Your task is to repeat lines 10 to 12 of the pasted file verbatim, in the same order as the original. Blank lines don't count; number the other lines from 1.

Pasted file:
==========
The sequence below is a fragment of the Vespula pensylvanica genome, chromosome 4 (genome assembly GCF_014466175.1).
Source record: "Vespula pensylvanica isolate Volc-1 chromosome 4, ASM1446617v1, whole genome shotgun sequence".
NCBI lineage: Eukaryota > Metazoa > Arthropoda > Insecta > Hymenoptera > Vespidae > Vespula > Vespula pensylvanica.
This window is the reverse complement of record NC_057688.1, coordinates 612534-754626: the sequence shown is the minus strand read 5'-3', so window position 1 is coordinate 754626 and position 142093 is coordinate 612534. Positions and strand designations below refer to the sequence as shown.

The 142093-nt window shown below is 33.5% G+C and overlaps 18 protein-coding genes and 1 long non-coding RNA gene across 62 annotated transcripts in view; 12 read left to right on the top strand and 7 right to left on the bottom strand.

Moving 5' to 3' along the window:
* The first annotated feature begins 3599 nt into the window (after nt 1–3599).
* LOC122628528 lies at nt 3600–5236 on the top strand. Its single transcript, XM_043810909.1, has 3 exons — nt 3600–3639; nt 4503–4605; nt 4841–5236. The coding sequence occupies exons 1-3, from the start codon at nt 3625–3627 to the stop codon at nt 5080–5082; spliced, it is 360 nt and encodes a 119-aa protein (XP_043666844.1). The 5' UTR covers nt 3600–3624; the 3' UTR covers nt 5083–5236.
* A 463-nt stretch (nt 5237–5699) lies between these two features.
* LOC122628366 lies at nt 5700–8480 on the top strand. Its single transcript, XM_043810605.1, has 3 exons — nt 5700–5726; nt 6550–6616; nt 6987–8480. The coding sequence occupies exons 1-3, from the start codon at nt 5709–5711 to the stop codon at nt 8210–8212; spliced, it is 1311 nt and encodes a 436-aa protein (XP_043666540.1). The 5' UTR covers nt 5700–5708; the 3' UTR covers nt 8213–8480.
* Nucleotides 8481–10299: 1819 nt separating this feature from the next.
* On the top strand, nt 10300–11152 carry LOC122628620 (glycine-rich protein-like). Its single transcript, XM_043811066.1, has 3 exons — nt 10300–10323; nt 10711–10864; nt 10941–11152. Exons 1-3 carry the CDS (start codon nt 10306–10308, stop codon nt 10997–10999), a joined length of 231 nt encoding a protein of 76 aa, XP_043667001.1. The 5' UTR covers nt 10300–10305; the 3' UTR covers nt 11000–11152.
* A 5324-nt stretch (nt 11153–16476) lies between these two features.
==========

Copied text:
* LOC122628366 lies at nt 5700–8480 on the top strand. Its single transcript, XM_043810605.1, has 3 exons — nt 5700–5726; nt 6550–6616; nt 6987–8480. The coding sequence occupies exons 1-3, from the start codon at nt 5709–5711 to the stop codon at nt 8210–8212; spliced, it is 1311 nt and encodes a 436-aa protein (XP_043666540.1). The 5' UTR covers nt 5700–5708; the 3' UTR covers nt 8213–8480.
* Nucleotides 8481–10299: 1819 nt separating this feature from the next.
* On the top strand, nt 10300–11152 carry LOC122628620 (glycine-rich protein-like). Its single transcript, XM_043811066.1, has 3 exons — nt 10300–10323; nt 10711–10864; nt 10941–11152. Exons 1-3 carry the CDS (start codon nt 10306–10308, stop codon nt 10997–10999), a joined length of 231 nt encoding a protein of 76 aa, XP_043667001.1. The 5' UTR covers nt 10300–10305; the 3' UTR covers nt 11000–11152.